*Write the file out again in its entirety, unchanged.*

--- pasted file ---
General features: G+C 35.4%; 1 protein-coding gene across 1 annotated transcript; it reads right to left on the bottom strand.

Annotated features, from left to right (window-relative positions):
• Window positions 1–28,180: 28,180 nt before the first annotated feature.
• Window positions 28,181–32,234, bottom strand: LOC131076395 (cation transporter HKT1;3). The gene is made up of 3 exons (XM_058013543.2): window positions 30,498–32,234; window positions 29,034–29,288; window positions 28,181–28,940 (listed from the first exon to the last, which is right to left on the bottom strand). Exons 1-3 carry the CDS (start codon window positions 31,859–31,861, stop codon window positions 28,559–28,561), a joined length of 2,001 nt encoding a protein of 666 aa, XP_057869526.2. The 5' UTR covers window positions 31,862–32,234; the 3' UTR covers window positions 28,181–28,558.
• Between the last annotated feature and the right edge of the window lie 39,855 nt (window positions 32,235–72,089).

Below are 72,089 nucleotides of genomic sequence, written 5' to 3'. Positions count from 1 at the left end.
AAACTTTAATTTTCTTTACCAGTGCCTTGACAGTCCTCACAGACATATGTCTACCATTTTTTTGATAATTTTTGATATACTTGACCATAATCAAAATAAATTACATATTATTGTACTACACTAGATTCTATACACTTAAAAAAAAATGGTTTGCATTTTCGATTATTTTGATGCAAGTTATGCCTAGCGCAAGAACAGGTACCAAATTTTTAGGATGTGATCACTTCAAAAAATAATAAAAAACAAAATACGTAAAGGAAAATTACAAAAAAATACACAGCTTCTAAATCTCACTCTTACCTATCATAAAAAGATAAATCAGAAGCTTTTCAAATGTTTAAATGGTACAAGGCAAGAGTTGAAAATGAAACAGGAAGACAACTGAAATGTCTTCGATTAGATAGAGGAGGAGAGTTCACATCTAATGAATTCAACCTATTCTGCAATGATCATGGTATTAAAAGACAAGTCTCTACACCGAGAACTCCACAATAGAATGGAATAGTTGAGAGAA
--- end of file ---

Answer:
General features: G+C 35.4%; 1 protein-coding gene across 1 annotated transcript; it reads right to left on the bottom strand.

Annotated features, from left to right (window-relative positions):
• Window positions 1–28,180: 28,180 nt before the first annotated feature.
• Window positions 28,181–32,234, bottom strand: LOC131076395 (cation transporter HKT1;3). The gene is made up of 3 exons (XM_058013543.2): window positions 30,498–32,234; window positions 29,034–29,288; window positions 28,181–28,940 (listed from the first exon to the last, which is right to left on the bottom strand). Exons 1-3 carry the CDS (start codon window positions 31,859–31,861, stop codon window positions 28,559–28,561), a joined length of 2,001 nt encoding a protein of 666 aa, XP_057869526.2. The 5' UTR covers window positions 31,862–32,234; the 3' UTR covers window positions 28,181–28,558.
• Between the last annotated feature and the right edge of the window lie 39,855 nt (window positions 32,235–72,089).

Below are 72,089 nucleotides of genomic sequence, written 5' to 3'. Positions count from 1 at the left end.
AAACTTTAATTTTCTTTACCAGTGCCTTGACAGTCCTCACAGACATATGTCTACCATTTTTTTGATAATTTTTGATATACTTGACCATAATCAAAATAAATTACATATTATTGTACTACACTAGATTCTATACACTTAAAAAAAAATGGTTTGCATTTTCGATTATTTTGATGCAAGTTATGCCTAGCGCAAGAACAGGTACCAAATTTTTAGGATGTGATCACTTCAAAAAATAATAAAAAACAAAATACGTAAAGGAAAATTACAAAAAAATACACAGCTTCTAAATCTCACTCTTACCTATCATAAAAAGATAAATCAGAAGCTTTTCAAATGTTTAAATGGTACAAGGCAAGAGTTGAAAATGAAACAGGAAGACAACTGAAATGTCTTCGATTAGATAGAGGAGGAGAGTTCACATCTAATGAATTCAACCTATTCTGCAATGATCATGGTATTAAAAGACAAGTCTCTACACCGAGAACTCCACAATAGAATGGAATAGTTGAGAGAA